**Status:** Starting within the year, looking to assemble a team, have a decent budget.

Most kids learn to code before they learn calculus. So, what if we use programming to teach mathematics? Instead of focusing on computation, we can help folks learn true fundamentals by zeroing in on thinking + problem solving.

This is not gamification - we don’t want to move random animated characters on the screen for no purpose. Instead, this concept is based on the Feynman Method - programming to learn math will require you putting down your understanding of concepts in an articulate form anyone could comprehend.

This idea can be perfectly applied through an environment designed for math education.Students will be given problems to solve before they’re taught how to solve them: their takeaway from each chapter will be one program. As they keep working through the chapter, they iterate on their code to pass all the test cases of increasing complexity. Once at the end, they learn about more problems they can try solving by writing programs.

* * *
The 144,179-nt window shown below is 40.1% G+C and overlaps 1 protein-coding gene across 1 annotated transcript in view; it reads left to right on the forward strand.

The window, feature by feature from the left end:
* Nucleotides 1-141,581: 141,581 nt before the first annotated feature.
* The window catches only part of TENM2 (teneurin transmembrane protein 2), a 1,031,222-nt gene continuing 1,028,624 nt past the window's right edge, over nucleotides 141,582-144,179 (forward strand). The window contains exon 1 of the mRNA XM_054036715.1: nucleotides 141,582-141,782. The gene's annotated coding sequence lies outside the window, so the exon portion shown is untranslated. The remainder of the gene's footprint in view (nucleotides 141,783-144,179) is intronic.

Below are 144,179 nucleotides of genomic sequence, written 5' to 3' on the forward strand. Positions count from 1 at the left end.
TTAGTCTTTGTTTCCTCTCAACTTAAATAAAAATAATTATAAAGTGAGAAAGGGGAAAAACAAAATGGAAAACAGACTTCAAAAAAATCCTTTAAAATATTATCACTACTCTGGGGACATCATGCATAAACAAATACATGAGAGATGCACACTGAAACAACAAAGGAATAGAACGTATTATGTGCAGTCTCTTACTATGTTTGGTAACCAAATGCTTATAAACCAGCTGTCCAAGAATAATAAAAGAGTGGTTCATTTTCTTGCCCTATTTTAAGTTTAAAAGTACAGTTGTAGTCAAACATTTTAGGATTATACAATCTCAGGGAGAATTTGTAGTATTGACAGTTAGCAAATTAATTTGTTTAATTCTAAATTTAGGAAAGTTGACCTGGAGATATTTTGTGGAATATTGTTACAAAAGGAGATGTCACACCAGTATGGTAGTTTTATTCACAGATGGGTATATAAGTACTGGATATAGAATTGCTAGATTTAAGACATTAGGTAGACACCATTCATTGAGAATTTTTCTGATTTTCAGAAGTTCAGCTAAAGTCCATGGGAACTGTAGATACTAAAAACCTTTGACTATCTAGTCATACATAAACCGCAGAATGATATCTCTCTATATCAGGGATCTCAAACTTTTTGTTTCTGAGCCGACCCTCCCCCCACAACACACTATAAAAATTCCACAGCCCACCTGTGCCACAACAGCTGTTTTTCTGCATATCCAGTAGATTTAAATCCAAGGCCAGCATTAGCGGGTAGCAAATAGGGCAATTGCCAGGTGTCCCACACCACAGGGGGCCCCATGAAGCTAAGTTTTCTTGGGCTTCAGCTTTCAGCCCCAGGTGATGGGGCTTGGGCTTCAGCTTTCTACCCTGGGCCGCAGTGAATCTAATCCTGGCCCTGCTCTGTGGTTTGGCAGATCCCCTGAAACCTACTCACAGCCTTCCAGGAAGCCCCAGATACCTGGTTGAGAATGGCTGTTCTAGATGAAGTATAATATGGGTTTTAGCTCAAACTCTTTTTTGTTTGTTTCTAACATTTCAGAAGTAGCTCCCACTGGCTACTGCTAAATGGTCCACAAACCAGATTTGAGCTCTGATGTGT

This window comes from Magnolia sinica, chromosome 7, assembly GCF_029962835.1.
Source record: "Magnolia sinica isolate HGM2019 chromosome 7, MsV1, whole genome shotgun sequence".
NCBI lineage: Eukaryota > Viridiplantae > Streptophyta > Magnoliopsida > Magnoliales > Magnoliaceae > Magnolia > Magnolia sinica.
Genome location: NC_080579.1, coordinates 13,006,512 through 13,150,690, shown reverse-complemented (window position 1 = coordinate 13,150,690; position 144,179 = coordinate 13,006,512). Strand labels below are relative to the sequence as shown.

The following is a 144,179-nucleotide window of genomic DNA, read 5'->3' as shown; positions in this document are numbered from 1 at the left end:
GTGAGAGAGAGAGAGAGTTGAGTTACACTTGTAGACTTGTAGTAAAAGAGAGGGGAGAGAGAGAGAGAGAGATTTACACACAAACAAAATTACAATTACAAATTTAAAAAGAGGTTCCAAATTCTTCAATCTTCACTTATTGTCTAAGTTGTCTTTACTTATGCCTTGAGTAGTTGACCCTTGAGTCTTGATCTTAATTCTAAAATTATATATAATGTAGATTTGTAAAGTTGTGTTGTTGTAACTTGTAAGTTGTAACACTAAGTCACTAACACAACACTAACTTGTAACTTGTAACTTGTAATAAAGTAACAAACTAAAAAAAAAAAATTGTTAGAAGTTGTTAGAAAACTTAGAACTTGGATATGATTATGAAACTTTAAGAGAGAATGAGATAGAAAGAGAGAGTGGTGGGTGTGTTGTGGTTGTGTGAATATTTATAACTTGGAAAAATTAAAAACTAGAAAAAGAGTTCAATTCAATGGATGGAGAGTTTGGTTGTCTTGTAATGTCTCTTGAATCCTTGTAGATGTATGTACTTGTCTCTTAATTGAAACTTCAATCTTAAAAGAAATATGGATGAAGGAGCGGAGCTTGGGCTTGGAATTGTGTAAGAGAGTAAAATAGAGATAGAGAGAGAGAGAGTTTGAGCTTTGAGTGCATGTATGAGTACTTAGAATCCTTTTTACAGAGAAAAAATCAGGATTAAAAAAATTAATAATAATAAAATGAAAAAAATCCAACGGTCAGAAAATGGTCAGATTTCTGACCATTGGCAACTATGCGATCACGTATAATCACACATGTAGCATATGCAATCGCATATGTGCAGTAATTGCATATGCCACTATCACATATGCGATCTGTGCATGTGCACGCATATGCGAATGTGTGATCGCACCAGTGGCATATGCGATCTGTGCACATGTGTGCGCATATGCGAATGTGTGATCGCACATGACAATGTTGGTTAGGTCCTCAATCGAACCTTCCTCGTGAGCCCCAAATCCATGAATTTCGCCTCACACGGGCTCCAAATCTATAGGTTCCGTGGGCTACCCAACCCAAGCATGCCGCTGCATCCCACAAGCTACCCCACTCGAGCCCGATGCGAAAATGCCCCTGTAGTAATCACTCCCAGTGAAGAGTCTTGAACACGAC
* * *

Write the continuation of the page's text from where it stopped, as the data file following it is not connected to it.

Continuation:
I believe this method will create more value than traditional high school classes because students will continuously reinforce understanding by learning everything with proof. A great programming environment will be essential: something like a jupyter notebook, but extremely low setup and with a lot of inbuilt visualization + computation libraries (some of which will eventually be reimplemented by students).

I thought Replit is in a pretty dope position to do this: create repl.school as an public good education product. This will eventually bring all these new students into using Replit, and be good for the company. I reached out to Amjad, and he is down to support + fund a MVP of this project.

I'm looking for people to work on this with me: want to get 2-3 people, and ship a little course and see how it does. I'm thinking about something in either cryptography or trig+geometry!

If you're interested, please reach out. I'd love to hear about:

- What topic you'd want to start with working on, and why
- Why this is cool to you
- Any related ideas or stuff you've read